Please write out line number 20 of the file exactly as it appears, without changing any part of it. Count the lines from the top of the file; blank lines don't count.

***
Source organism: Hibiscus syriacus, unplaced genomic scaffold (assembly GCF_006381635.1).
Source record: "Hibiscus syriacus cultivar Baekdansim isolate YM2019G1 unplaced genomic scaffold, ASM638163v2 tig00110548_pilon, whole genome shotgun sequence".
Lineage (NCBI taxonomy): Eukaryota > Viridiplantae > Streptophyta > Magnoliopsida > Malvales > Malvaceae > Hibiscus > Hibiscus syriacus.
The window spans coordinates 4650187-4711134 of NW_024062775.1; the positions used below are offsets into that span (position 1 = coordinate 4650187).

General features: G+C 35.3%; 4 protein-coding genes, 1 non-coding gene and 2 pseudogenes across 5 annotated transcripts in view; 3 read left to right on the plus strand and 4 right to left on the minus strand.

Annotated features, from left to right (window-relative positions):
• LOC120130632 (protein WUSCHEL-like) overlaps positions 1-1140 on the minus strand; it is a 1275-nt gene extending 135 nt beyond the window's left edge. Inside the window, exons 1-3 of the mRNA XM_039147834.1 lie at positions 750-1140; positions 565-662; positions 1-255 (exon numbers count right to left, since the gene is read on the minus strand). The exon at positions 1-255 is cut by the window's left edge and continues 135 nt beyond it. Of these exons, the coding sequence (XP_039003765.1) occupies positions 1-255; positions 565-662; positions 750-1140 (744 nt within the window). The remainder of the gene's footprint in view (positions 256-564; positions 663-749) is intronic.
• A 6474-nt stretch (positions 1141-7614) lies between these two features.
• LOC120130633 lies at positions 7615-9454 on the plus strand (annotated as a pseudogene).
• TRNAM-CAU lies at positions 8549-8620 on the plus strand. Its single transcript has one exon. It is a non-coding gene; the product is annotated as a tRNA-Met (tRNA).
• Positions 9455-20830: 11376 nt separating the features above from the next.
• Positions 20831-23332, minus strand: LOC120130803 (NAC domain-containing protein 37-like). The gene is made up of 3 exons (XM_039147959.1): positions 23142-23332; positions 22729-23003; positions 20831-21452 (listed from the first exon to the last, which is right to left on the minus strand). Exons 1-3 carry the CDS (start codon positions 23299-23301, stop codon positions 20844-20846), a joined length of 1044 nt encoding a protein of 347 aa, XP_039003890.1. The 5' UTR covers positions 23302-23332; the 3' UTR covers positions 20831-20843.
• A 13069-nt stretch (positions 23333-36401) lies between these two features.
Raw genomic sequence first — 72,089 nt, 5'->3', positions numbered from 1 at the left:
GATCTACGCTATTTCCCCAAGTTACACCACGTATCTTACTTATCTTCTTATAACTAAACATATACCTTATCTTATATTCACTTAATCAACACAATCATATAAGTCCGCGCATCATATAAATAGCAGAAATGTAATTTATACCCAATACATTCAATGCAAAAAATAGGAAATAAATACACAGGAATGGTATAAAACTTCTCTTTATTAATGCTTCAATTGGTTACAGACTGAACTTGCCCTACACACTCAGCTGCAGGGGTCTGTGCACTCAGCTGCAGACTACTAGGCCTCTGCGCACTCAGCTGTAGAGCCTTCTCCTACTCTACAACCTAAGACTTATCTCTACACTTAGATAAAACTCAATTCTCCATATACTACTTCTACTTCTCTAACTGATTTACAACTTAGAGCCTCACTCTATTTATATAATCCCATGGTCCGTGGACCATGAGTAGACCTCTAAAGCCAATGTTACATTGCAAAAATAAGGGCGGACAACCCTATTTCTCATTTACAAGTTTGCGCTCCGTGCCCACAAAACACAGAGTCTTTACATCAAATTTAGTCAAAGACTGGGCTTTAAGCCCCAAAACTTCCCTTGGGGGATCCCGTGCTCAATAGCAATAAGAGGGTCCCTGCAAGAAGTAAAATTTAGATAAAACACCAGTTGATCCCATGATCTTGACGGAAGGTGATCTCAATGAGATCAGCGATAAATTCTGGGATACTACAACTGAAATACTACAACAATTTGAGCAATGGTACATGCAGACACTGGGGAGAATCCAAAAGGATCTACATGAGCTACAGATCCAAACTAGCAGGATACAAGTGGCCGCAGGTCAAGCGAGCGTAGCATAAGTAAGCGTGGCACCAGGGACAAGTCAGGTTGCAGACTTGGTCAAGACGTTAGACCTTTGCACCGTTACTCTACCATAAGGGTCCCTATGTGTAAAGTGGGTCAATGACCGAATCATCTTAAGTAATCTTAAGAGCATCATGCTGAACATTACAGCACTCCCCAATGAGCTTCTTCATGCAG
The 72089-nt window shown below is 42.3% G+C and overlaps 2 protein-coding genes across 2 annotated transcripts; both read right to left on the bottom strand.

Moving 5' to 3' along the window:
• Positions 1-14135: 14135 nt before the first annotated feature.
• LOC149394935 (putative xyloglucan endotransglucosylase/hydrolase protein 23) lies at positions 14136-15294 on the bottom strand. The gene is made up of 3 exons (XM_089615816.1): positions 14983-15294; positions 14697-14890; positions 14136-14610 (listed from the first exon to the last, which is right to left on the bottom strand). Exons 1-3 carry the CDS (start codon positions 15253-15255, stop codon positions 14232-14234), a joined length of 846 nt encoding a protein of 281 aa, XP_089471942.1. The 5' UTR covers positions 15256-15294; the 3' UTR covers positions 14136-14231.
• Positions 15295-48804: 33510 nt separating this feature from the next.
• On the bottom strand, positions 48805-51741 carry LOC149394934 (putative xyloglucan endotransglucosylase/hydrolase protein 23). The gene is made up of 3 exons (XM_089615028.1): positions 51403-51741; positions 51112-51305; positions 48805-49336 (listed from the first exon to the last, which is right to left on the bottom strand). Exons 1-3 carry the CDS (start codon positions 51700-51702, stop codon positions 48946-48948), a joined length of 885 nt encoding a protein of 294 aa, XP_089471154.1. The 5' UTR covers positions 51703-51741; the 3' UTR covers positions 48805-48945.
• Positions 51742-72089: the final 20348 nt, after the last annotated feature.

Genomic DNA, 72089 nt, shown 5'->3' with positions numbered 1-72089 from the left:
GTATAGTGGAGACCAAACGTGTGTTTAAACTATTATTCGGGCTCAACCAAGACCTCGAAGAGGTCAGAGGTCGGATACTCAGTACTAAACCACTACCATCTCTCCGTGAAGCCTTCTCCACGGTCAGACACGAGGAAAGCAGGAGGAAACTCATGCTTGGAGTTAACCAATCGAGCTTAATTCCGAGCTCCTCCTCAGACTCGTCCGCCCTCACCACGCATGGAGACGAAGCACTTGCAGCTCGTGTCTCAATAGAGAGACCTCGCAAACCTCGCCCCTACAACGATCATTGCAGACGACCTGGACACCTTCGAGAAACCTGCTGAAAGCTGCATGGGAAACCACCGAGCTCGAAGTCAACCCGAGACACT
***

• Positions 15295-48804: 33510 nt separating this feature from the next.